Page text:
Any social or cultural event that takes place in Cyprus attracts with it benefits for the town/location where it is organised.
This is especially important for the seaside towns which attract a lot of visitors (local and foreign) and it helps towards the elongation of the tourist season.
If we are to examine the Paphos opera event, the wine festival, the Cyprus Rally and even the marathon events the first to benefit are the hoteliers and the local service industry (restaurants/bars/Airbnb/short lets).
The most successful carnival takes place in Limassol which helps the town’s economy:
- Hotel bookings near 80% of their occupancy rate (as opposed to their ordinary 60%).
- The Limassol marina and the fishing port restaurants have experienced a 50% increase in their bookings during the festivities
- Car rentals increased (+20%)
- A notable upgrading of self-confidence and the creation of a family/friendship/ bonding through this fun period of enjoyment
In general, the town is in festive mode, spreading to all aspects of life and for all pockets.
The Limassol Carnival is considered to be the tenth-largest in the world, be it that the parade lags behind Rio and Patra both in volume and spirit.
Parade participants are approximately 10,000 (according to the organisers) and spectators are 2-3 times more.
One wonders how this helps the real estate market.
This event is a part of life for Limassol and it is a “free” advert for foreign investors who know little about Cyprus.
Limassol with its foreign community, foreign schools and the existence of numerous facilities has a lot going for it.
Recent developments, such as the Marina and now the Casino, the expected Fasouri golf course are pluses for its future.
Limassol was not always regarded as tourism centre but following the invasion, the tourists came as did the hotels.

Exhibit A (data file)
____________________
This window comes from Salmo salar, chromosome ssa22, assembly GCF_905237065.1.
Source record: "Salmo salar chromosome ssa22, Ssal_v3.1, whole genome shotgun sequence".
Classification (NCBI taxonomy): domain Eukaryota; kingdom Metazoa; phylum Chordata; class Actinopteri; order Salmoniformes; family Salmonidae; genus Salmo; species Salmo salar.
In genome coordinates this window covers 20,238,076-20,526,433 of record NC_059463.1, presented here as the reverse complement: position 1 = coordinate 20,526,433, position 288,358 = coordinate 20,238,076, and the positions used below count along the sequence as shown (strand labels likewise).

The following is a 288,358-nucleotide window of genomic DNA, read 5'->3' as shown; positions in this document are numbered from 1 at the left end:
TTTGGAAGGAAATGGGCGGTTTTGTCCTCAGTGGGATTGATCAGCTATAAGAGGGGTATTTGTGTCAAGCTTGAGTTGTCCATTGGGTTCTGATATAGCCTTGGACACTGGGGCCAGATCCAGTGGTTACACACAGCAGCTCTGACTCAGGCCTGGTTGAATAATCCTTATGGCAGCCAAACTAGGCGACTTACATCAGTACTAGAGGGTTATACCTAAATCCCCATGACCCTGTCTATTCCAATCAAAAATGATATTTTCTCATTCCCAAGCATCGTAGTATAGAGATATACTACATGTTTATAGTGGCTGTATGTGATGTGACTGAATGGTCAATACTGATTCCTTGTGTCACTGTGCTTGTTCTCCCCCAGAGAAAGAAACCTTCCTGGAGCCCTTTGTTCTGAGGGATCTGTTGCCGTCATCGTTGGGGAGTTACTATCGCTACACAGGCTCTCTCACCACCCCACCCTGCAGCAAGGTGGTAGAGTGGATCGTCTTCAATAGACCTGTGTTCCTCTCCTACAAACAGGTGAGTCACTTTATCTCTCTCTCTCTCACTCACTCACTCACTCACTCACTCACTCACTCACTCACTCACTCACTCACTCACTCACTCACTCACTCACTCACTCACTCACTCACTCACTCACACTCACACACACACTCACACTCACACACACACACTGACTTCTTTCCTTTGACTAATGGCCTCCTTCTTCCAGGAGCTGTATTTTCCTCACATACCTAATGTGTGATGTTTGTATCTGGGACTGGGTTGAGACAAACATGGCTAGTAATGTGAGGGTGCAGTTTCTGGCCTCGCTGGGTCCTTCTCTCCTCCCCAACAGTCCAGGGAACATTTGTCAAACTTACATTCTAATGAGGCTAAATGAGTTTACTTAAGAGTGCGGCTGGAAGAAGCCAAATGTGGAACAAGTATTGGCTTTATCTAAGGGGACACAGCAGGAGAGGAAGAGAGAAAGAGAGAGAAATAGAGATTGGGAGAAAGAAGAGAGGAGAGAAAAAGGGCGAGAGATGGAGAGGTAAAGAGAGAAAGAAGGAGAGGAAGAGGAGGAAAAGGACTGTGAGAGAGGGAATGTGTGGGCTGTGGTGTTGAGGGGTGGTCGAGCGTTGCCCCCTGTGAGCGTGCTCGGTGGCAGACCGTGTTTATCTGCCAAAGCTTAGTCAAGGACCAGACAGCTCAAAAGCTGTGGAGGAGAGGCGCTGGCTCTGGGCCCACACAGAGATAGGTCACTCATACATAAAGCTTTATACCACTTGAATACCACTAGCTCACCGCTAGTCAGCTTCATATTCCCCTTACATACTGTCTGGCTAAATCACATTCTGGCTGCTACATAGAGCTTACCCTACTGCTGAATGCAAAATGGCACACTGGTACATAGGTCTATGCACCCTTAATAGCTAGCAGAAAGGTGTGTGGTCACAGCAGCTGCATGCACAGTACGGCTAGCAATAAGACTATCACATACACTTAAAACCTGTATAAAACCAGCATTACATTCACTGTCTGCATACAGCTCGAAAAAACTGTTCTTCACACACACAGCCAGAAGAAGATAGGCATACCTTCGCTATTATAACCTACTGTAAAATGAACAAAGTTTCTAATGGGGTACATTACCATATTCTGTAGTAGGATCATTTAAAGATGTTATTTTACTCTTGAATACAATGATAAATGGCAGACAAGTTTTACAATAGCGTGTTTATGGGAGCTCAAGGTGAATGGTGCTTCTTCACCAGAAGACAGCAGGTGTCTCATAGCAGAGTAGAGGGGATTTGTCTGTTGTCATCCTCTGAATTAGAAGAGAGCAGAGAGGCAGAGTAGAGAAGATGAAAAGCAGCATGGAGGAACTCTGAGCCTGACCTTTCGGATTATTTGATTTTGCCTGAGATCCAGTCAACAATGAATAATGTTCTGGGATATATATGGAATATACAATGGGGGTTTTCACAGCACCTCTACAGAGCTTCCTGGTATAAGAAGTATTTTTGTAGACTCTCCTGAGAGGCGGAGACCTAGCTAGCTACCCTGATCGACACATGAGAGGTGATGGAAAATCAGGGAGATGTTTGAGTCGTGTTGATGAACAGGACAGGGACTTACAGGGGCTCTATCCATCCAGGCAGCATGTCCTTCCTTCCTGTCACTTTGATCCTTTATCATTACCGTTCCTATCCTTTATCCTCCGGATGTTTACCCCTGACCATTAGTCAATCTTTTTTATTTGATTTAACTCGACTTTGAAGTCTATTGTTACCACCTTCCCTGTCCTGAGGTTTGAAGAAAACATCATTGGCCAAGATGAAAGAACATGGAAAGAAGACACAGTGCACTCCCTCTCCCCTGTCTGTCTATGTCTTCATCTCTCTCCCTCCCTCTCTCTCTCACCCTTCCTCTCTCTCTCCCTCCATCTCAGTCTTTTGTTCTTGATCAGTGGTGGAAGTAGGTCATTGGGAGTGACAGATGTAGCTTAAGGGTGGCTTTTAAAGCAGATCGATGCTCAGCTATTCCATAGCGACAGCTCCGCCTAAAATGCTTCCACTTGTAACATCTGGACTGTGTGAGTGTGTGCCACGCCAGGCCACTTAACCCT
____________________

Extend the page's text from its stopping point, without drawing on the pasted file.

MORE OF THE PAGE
The real estate boom that Limassol is experiencing has caused prices to increase at a level that the locals cannot afford (both in terms of purchases and rent) with the locals being pushed away from the town centre and the seaside area to the periphery of Limassol such as Kolossi, Erimi and Moni-Ayios Tychonas.
Not a healthy situation for the locals, having to travel both for their work and children’s school. The sales prices for seaside Limassol towers range from €10,000-€15,000/sqm, whereas off the beach but near, are now at €7,000-€8,000/sqm.
Both types are now expected to go down since demand has reduced dramatically since the Passports saga started.
By projection, we expect, at this point, values will start to reduce at an unpredictable rate over the next 2-3 years.
The town’s real estate popularity has a lot to do with cultural events, such as the wine festival, the Marathon and the activities that local councils promote.
Notably, that ex-Limassolians living in other towns (primarily Nicosia) are yearning for a return.
Those of an older generation must remember the 1960’s Carnival dancing events at Rialto and Yiordamli cinemas for the 15-day carnival period as an introduction to the carnival parade.
Young men serenading to their love ones during the evening was a unique experience at the time (regrettably not now).
It is notable that other towns adopt the carnival spirit, but without the emotion that the Limassol one has.
Other towns such as Paphos, Paralimni and even the parade at the Aglandjia Municipality is an effort, but it is not the same.
When Lellos Demetriades, ex-Mayor of Nicosia for 20 years, was asked why Nicosia does not have the same carnival, he replied: “I want to do it, but I need the Limassolian people to attend”. A memorable statement and quite true.
All these events and the support that they are given has made the town better known and foreign investors in particular wish to reside/do business there.
Our clients whom we suggest staying in Nicosia at a hotel so that they are close to our office for a meeting the next day object by saying: “I want to wake up and look at the sea and in any case, it is only 40 minutes away”.
Hence office rents in Limassol are now €20-€50/sqm and those of Nicosia at the top end €15/sqm.
Similar rentals for 2 bedroom apartments are around €1,100 p/m and in Nicosia €700 p/m – let alone the villa rentals.
In a very recent enquiry that we have had from an Israeli company to rent a 5 bedroom villa for its staff we “pushed” the enquiry to our Nicosia office and the asking rental was €3,500 p/m, whereas for a similar property in Limassol the starting rental required was €7,000 p/m. They have opted for Limassol much to the dismay of our Nicosia office staff and the joy of those in Limassol!!).
So, does the Carnival and the various other events pay? Definitely yes.